Around a third of the police workforce in England and Wales is not classed as being on the "front line", according to Her Majesty's Inspector of Constabulary.
It disclosed the proportion in a report after asking members of the public and police representatives what they thought constituted frontline work.
Of all staff in the 43 police forces, 68% were on the front line. About 61% of both police officers and police community support officers (PCSOs) work in visible frontline roles such as emergency response.
The proportion available at any one time varied, with an average 12% of officers and PCSOs in visible posts and available to the public at key times.
But Sir Denis O'Connor, the chief inspector of constabulary, said maintaining some forces' levels of frontline coverage would be hard. He said: "In a nutshell it looks difficult for the front line to remain in its current form in a number of forces."
The study, the first to come up with a definition of "front line", will be pored over by Home Office bosses overseeing cuts to policing in England and Wales. The inspectorate said front line means "those in everyday contact with the public and who directly intervene to keep people safe and enforce the law".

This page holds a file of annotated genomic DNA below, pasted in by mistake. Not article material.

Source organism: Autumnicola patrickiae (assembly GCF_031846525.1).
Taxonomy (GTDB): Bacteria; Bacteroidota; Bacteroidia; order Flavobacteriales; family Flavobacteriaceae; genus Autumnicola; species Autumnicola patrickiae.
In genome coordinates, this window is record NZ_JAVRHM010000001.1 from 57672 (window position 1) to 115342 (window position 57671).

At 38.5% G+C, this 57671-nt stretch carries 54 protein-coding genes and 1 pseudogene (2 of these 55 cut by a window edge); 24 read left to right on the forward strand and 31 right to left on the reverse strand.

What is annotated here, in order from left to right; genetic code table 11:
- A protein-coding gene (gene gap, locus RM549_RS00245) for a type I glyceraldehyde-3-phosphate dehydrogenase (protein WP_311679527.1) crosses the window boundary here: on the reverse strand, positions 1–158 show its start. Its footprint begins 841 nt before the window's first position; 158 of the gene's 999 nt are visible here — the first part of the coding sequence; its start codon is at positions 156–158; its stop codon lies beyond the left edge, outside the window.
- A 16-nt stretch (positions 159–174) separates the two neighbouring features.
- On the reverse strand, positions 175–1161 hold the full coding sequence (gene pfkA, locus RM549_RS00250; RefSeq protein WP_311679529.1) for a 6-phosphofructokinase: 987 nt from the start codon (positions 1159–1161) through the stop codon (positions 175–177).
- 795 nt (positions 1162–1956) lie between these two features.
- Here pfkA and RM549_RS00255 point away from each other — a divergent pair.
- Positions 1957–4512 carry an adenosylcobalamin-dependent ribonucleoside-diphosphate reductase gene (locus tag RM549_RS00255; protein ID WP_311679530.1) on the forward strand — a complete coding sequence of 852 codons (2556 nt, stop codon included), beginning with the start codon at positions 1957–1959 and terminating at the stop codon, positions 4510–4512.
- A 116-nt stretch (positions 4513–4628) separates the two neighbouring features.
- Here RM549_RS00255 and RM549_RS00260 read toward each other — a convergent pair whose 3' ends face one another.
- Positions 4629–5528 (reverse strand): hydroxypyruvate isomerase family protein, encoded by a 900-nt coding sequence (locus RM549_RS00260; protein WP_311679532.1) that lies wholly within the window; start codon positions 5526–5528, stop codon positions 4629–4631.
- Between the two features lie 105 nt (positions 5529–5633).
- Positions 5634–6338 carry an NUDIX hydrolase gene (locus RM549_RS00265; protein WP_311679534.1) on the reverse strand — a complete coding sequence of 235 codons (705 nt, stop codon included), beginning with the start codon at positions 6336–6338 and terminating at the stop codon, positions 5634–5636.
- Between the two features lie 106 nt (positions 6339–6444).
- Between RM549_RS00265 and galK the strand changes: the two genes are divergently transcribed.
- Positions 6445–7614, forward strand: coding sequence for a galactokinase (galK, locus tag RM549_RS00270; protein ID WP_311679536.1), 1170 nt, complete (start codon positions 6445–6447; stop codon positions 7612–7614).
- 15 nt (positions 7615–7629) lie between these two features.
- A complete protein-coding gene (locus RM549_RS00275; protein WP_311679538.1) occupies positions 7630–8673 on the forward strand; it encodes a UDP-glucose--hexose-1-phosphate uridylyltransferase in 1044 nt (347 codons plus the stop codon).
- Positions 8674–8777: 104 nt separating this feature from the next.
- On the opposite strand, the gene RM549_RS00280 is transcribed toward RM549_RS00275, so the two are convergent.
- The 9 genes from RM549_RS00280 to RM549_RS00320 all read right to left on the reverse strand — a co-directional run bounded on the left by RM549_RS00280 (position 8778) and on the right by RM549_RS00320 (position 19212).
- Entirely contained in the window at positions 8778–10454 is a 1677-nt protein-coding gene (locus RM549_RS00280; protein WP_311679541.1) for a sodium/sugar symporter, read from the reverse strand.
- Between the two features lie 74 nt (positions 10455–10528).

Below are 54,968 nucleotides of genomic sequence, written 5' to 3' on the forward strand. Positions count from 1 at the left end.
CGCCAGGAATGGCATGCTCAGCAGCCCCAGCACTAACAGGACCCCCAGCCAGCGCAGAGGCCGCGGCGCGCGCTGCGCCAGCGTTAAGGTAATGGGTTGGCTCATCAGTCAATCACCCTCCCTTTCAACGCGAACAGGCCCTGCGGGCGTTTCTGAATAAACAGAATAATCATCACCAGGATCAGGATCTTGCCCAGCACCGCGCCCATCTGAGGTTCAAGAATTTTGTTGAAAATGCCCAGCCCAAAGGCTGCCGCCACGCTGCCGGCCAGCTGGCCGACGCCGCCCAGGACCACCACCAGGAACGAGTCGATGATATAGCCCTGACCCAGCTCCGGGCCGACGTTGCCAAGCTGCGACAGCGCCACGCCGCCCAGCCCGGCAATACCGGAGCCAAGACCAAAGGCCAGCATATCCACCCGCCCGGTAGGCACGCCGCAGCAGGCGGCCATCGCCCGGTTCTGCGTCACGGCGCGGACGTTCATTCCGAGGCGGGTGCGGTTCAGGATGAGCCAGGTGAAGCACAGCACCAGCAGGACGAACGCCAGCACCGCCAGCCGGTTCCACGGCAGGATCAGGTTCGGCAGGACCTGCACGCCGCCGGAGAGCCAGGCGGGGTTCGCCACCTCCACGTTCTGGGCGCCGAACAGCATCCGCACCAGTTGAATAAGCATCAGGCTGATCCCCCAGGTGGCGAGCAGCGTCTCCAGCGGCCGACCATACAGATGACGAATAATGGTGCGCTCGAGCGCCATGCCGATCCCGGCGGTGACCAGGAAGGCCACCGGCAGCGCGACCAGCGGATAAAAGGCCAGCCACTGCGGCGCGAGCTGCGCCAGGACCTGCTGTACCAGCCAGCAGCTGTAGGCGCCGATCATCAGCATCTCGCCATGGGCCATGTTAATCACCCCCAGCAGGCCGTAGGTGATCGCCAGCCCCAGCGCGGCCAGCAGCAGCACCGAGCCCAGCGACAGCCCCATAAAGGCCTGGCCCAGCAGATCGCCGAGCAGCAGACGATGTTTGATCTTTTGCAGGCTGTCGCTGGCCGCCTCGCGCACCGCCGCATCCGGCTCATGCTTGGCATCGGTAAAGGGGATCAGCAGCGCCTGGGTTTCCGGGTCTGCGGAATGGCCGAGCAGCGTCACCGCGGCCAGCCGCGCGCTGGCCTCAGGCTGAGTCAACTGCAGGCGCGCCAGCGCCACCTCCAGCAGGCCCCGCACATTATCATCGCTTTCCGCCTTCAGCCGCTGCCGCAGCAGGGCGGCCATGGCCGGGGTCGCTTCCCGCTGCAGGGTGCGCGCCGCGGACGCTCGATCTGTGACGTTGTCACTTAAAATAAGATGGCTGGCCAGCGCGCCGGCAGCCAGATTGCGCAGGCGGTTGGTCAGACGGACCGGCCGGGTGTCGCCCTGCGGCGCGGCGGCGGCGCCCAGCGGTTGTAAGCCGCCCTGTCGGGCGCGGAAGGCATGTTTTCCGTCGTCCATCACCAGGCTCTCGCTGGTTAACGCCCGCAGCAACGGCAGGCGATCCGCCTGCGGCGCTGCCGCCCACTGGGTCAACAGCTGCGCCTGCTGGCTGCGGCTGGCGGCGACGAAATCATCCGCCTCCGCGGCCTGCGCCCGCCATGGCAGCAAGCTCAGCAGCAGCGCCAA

Front line involves jobs such as CID and asset confiscation, as well as fingerprint and scenes-of-crime jobs. Middle office and back office posts comprise tasks such as process support, training and IT and communications.
Sir Denis, a former chief constable of Surrey Police, stressed that staff in middle or back-office posts were key and ensured frontline duties were properly carried out, so making cuts presented a "big challenge". He added: "Quite a lot of functions in there. We can't see that any of them are particularly redundant. You need them all in some form."
He said the back office staff "are not just disposable assets you can chuck away" but key links in protecting the public and bringing criminals to justice. He acknowledged some non-frontline jobs did not have to be done by officers. But he insisted some areas should be off-limits. "I would want police officers involved in training detectives and people driving cars," he said.
Police minister Nick Herbert said: The Government will continue supporting forces by scrapping bureaucracy and driving more efficient procurement."